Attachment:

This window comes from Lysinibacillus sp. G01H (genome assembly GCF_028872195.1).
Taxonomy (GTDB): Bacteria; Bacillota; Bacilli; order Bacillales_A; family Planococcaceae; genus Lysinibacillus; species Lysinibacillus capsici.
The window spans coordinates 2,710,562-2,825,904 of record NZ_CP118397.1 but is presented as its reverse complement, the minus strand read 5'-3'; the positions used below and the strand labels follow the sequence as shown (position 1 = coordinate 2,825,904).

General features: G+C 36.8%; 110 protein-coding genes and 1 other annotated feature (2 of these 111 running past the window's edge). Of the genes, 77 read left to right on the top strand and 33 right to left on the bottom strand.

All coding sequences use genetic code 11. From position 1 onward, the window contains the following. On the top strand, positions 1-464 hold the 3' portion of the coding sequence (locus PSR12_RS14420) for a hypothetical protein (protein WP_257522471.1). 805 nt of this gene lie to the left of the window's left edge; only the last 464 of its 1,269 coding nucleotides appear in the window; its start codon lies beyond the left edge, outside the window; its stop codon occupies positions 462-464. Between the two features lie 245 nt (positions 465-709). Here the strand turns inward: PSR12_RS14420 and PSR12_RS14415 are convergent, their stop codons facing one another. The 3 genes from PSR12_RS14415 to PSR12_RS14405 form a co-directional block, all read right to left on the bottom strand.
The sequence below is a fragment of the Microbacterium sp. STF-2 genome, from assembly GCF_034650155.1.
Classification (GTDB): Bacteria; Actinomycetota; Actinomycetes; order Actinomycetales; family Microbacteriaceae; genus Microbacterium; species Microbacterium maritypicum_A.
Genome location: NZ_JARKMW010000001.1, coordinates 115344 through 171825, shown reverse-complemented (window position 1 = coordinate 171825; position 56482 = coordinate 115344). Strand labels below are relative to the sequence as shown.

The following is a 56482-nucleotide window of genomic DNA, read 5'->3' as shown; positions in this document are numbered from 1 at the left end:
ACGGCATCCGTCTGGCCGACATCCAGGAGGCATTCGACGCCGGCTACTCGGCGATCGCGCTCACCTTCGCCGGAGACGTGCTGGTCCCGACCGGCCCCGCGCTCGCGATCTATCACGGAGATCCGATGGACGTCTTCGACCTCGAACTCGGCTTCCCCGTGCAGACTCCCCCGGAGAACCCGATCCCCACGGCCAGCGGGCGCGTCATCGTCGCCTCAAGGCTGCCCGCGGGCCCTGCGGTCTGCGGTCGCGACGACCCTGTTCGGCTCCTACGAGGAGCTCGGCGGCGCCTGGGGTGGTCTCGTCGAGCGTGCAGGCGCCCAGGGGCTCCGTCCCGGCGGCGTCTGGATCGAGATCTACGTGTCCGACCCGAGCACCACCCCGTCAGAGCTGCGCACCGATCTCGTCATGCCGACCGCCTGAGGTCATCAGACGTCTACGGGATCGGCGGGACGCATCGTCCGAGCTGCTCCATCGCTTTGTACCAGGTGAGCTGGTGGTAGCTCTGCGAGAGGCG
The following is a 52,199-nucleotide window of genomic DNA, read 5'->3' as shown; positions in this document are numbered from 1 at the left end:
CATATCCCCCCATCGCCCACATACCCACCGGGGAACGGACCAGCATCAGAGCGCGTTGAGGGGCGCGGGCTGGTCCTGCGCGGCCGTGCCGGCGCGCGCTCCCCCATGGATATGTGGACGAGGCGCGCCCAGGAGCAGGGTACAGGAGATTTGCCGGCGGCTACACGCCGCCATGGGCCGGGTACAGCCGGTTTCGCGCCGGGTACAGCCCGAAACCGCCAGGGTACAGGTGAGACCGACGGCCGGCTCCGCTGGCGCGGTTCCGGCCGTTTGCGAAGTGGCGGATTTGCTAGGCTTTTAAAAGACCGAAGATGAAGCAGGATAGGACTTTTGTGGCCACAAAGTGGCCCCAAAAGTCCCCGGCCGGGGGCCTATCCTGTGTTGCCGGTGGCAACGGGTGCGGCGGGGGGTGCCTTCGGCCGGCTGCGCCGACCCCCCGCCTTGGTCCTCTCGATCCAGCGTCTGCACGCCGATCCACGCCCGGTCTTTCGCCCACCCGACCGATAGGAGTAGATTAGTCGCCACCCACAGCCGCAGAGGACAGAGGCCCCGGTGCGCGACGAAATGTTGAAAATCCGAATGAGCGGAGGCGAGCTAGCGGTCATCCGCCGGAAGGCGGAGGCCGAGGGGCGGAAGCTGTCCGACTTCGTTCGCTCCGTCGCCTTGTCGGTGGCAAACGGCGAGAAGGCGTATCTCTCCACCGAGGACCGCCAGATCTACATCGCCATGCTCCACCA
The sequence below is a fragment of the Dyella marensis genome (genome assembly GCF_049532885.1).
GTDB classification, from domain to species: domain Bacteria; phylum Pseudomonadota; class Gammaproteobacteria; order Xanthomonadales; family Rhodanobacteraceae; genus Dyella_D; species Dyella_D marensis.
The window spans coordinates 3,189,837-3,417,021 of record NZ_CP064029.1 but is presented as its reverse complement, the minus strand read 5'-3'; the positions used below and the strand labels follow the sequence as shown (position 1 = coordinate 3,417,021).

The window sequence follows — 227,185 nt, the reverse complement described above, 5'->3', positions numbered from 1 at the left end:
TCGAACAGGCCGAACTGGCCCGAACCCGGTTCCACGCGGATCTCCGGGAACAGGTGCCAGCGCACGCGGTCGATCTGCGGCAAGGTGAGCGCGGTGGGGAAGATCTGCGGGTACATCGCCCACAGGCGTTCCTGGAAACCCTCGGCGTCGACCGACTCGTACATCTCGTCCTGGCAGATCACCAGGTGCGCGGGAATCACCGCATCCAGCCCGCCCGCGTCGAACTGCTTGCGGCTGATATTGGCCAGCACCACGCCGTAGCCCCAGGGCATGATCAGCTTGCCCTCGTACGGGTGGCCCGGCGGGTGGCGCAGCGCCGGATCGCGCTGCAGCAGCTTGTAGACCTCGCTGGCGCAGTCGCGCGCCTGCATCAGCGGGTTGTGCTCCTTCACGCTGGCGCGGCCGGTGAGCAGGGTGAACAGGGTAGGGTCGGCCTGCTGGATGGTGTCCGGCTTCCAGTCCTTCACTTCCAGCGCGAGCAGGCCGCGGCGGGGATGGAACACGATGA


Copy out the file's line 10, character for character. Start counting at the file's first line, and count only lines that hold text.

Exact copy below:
ACGGCATCCGTCTGGCCGACATCCAGGAGGCATTCGACGCCGGCTACTCGGCGATCGCGCTCACCTTCGCCGGAGACGTGCTGGTCCCGACCGGCCCCGCGCTCGCGATCTATCACGGAGATCCGATGGACGTCTTCGACCTCGAACTCGGCTTCCCCGTGCAGACTCCCCCGGAGAACCCGATCCCCACGGCCAGCGGGCGCGTCATCGTCGCCTCAAGGCTGCCCGCGGGCCCTGCGGTCTGCGGTCGCGACGACCCTGTTCGGCTCCTACGAGGAGCTCGGCGGCGCCTGGGGTGGTCTCGTCGAGCGTGCAGGCGCCCAGGGGCTCCGTCCCGGCGGCGTCTGGATCGAGATCTACGTGTCCGACCCGAGCACCACCCCGTCAGAGCTGCGCACCGATCTCGTCATGCCGACCGCCTGAGGTCATCAGACGTCTACGGGATCGGCGGGACGCATCGTCCGAGCTGCTCCATCGCTTTGTACCAGGTGAGCTGGTGGTAGCTCTGCGAGAGGCG